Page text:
So imagine the Seattle Times had said this in its ad:
Seeking an ambitious and entrepreneurial journalist to help develop a networked approach to one of our premier beats: covering Microsoft.
The Times identifies the key user groups for its Microsoft coverage as 1.) MS employees and those who work in the larger Microsoft ecosystem, 2.) buyers and users of Microsoft products, and 3.) investors who need to know how MSFT is doing. According to this study published in 2010 by an economist at the University of Washington, Microsoft accounted for 28.5% of total jobs added in the state of Washington since 1990. It employed 41,000 people in the state. Its multiplier effect as an employer is large: 6.81 jobs created for every Microsoft employee. That’s about 282,000 jobs directly and indirectly tied to Microsoft, according to the 2010 study.
The holders of those jobs are all potential readers, sources and contributors. They are the people Dan Gillmor was talking about. (“My readers know more than I do.”) Likewise with the heaviest users of Microsoft products, the Windows fans and Xbox freaks. Total it up, that’s a lot of people who know more than the Seattle Times does.
Still, getting them to contribute is another story. We need a source of realism for what we can expect from readers if reader-assisted beat reporting is going to work. Fortunately I have one. It’s called the one percent rule in online participation. It says that:
…if you get a group of 100 people online then one will create content, 10 will “interact” with it (commenting or offering improvements) and the other 89 will just view it.
Here a design rule we can incorporate into plans for a networked beat, thusly:
* Assume that 90 percent of the users attracted to the Seattle Times Microsoft coverage will be “read only.” Meaning: they are just consumers of it. For them, the beat makes news and information products. These products have to do the job they were “hired” for, especially: save the user time in trying to keep up with Mircosoft news.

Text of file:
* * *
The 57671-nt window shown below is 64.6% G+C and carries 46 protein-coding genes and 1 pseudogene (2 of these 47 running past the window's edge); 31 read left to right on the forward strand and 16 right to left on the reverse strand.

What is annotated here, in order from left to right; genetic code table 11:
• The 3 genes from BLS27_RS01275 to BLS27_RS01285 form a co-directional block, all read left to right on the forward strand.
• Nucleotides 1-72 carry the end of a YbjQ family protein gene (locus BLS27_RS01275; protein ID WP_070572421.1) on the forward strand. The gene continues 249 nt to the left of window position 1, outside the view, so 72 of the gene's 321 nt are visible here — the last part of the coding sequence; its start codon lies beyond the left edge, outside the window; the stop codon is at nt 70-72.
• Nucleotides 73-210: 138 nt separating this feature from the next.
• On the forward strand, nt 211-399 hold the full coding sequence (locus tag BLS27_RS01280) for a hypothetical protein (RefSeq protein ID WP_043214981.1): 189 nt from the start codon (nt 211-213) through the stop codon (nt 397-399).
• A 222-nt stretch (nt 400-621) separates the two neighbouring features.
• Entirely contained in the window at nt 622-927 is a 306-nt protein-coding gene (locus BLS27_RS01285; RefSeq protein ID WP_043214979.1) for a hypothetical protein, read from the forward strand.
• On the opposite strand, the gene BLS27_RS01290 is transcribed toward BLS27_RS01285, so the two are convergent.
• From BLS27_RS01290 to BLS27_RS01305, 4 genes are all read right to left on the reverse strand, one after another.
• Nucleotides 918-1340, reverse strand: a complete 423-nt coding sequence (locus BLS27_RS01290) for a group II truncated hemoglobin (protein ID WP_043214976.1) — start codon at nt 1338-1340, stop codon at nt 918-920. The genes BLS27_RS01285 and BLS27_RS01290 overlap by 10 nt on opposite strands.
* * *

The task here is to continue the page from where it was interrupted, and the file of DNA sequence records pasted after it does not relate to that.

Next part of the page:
* Assume that ten percent maximum will interact with the beat on any level. For them, we need easy, efficient systems for commenting, contacting, suggesting, referring links, speaking up. Of course the ten percent is a ceiling, not a guarantee. If you’re successful at engaging and enticing them, maybe 10 percent of the users will interact with the beat in some useful way.
* One percent at most will contribute ideas or material that actually improves the products for other 99. For this group we need to worry about the give-get bargain and their incentive to share knowledge with journalists, but also about compensation if they become regular and valuable contributors. Ultimately there has to be a business model for the networked beat, but I think we can find that.
Let’s review: When the many contribute (easily) to reporting that is completed by a few, that’s networked reporting. Lots of journalists practice this in one way or another, from finding sources on social media to using web forms to gather knowledge. When networked reporting is fully incorporated into a beat — by design — that’s a networked beat. The best kind of beat to try it with is one where “the readers know more than we do,” where knowledge of what’s really happening on that beat is widely distributed, not closely held by a few inside sources, and where succeeding with the beat is critically important to the newsroom we’re trying to improve.
Now I’m ready to ask the question I came here to ask: suppose we were to invest in a networked beat in Montreal at the Gazette, or in Ottawa at the Citizen, which beat would be the smart one to start with… and why?
I look forward to our discussion.